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Sarah Burns’s Collection for Marta is Dreamy But Humble — In Other Words, a Little Midwestern

As a designer, New York–based Sarah Burns has a remarkable fluidity when it comes to scale. She can go small and intricate, like the jewelry she creates as co-owner of the Chinatown shop Old Jewelry. But she’s also adept at working with larger, place-defining forms, as with the furniture collection in her first solo show, Prairie’s Edge, now running at Marta in LA through June 10.
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Meet the NYC Art Collective Who Brought Their Explorations of “Vaguely Asian” Identities to Milan

Comprising four New York City–based artists, the collective CFGNY employs an unruly creative output to assert their own lived experience of being what they call “vaguely Asian” in America. The group recently staged an exhibition called Emporium during last month’s Milan furniture fair — presented by Italian leather brand Marséll and curated by PIN-UP magazine’s Felix Burrichter — that employs cardboard, porcelain, and leather to further complicate this idea of a blurry Asian-ness. The sculptures created with Marséll especially for the show, like leather-wrapped replicas of architectural details from Milan’s Chinatown, elucidate contact points between cultures and identity groups.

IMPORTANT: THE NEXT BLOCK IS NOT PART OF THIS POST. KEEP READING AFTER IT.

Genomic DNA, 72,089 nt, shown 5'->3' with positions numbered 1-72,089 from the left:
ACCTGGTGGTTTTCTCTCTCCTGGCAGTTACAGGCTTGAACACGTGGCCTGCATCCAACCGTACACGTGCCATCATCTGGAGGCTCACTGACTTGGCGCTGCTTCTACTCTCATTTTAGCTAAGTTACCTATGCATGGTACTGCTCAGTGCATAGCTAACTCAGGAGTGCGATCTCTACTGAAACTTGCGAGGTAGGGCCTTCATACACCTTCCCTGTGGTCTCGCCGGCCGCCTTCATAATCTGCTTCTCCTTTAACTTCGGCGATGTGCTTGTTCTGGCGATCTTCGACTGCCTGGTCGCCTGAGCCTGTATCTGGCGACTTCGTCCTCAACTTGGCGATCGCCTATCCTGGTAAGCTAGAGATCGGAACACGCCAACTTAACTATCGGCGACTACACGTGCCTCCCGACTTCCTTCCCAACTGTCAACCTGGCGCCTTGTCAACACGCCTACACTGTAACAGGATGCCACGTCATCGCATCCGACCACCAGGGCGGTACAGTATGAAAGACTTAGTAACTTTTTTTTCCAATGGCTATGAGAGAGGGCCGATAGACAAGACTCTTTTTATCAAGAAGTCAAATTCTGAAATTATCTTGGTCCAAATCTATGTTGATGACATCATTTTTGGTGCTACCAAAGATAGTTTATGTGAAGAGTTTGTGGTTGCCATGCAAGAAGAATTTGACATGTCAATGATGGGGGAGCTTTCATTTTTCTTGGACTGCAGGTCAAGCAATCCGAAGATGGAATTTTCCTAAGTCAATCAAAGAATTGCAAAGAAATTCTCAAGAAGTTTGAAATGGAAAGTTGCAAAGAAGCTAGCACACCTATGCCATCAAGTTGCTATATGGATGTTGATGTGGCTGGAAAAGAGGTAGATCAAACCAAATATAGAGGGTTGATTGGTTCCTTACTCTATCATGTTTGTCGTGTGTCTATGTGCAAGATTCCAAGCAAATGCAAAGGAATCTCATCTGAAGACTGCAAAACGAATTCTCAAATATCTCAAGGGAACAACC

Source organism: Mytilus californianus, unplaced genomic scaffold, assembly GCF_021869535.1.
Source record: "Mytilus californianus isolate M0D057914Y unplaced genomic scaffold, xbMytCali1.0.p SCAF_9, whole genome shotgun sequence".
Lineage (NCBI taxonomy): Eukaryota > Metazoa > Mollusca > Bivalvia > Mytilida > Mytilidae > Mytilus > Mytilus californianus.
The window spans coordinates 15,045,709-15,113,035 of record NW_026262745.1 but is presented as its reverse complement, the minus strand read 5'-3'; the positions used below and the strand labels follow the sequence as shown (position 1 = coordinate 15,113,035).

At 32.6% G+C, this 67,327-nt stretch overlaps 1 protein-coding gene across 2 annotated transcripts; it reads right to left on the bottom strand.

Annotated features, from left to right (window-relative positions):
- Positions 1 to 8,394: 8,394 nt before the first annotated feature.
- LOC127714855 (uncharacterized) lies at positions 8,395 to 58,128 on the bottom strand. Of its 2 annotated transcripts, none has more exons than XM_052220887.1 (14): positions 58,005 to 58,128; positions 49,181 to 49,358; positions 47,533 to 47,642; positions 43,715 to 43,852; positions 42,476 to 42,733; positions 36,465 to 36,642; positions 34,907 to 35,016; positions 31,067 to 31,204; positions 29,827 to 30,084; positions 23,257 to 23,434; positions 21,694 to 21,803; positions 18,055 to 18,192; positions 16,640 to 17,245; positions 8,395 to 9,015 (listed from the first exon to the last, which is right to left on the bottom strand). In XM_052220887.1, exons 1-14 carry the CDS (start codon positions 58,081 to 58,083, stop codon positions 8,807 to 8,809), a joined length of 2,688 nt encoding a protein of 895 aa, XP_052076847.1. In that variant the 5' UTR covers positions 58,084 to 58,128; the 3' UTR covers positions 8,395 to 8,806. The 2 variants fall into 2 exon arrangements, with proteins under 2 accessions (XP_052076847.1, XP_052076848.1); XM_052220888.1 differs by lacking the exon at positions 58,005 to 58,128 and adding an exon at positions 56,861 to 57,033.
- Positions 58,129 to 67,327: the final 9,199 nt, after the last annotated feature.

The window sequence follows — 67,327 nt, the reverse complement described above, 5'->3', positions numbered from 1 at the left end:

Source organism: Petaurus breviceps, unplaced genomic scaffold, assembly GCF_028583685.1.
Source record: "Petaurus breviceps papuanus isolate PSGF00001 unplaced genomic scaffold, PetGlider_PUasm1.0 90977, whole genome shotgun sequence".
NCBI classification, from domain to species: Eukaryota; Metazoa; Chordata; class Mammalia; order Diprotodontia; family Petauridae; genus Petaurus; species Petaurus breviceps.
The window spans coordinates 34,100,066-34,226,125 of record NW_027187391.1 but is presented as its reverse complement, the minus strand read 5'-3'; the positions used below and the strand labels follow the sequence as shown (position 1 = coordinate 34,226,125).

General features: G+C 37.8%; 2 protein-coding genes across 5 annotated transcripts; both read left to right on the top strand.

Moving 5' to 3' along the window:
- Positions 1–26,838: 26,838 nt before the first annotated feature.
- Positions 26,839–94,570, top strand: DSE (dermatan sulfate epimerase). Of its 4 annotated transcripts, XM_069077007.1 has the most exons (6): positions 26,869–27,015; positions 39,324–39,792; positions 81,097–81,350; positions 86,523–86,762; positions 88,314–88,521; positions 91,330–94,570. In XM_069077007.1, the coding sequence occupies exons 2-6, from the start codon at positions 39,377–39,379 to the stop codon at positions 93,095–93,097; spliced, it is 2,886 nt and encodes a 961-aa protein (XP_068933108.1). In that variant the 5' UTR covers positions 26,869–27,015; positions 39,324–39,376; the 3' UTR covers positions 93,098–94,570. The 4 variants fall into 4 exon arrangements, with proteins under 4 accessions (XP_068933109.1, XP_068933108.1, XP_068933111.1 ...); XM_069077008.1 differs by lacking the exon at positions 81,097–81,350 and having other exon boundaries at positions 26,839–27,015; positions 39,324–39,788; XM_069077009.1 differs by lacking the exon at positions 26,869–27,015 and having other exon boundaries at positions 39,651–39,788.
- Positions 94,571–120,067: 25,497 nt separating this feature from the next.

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This London Exhibition Highlights the Particular Pleasure of Mixing New and Historical Works